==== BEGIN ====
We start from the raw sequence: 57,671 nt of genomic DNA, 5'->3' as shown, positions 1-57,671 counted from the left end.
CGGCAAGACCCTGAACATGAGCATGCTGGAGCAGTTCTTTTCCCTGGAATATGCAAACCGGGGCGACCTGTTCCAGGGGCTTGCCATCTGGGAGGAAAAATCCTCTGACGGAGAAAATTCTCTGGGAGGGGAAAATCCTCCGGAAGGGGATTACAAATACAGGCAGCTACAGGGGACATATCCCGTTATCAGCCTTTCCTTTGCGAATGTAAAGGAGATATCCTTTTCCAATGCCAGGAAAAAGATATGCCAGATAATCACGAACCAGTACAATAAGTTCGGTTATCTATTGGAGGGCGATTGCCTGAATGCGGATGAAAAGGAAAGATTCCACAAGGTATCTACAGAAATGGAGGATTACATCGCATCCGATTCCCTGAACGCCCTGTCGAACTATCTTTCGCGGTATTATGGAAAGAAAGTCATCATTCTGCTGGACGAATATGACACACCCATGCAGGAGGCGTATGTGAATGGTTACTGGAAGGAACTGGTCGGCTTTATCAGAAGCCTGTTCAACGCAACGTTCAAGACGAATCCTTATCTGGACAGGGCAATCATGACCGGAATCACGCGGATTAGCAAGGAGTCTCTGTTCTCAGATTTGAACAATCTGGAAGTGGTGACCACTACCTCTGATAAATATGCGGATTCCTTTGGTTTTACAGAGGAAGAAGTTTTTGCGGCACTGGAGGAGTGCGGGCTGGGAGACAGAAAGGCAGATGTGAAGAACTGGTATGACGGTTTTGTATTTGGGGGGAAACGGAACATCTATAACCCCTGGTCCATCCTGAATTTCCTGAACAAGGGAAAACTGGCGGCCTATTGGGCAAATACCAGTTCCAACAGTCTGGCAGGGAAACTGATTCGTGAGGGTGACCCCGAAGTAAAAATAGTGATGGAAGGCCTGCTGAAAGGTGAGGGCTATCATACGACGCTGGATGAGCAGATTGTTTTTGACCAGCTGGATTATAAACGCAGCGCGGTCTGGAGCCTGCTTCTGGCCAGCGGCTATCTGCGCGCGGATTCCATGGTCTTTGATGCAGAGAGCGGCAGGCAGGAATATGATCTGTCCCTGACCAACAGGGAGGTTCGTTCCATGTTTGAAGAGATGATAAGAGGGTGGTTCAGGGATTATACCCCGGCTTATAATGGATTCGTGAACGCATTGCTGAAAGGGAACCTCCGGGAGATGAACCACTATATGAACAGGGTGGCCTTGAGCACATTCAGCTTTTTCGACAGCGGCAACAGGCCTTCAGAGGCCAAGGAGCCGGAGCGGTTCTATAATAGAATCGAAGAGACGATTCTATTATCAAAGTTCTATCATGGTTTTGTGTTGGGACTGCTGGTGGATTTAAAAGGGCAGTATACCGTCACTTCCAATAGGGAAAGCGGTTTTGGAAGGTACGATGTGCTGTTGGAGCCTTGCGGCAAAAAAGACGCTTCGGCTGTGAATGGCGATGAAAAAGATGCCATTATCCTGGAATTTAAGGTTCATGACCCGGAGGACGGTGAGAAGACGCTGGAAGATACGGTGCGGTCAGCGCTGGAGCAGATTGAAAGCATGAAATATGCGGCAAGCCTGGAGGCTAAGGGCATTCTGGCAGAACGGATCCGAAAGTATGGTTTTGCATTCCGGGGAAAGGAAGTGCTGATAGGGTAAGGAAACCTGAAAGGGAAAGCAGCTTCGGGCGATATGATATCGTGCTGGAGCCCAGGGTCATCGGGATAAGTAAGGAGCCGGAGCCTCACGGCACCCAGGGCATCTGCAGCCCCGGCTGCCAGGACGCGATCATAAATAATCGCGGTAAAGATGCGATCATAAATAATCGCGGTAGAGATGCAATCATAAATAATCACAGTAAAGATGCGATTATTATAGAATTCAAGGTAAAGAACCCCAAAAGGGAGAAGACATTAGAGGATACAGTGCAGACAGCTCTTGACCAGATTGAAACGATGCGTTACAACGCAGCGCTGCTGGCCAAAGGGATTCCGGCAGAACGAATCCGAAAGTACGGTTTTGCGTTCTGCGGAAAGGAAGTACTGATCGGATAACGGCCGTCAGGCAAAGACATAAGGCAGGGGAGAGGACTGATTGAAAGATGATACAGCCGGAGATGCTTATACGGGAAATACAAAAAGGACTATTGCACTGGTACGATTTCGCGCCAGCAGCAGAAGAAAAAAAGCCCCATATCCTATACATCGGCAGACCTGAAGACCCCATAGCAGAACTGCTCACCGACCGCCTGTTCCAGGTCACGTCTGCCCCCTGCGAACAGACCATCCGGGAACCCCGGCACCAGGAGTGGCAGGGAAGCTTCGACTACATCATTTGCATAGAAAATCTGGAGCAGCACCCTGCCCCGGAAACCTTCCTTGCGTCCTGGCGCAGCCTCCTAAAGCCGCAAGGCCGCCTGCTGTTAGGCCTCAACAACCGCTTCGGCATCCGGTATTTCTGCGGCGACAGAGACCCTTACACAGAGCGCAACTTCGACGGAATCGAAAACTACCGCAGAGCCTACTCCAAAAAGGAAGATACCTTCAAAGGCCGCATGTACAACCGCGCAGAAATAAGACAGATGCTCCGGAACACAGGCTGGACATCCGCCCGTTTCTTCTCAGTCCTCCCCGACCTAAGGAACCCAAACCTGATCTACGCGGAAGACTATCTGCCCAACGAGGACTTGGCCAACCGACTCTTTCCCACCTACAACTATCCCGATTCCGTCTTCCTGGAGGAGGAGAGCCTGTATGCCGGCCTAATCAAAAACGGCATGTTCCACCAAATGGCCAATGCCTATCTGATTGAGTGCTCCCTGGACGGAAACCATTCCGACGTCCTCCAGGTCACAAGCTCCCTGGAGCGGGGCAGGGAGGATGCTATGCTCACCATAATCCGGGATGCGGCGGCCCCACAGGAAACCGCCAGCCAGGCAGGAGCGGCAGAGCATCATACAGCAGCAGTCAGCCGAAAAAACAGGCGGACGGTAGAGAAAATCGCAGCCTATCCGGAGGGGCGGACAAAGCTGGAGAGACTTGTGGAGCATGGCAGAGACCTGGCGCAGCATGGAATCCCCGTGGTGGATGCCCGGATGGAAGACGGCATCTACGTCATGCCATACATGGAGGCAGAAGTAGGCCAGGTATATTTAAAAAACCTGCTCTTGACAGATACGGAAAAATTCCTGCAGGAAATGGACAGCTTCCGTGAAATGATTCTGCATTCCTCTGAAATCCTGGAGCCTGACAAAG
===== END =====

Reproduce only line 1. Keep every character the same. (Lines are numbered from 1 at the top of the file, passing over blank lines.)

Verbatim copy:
We start from the raw sequence: 57,671 nt of genomic DNA, 5'->3' as shown, positions 1-57,671 counted from the left end.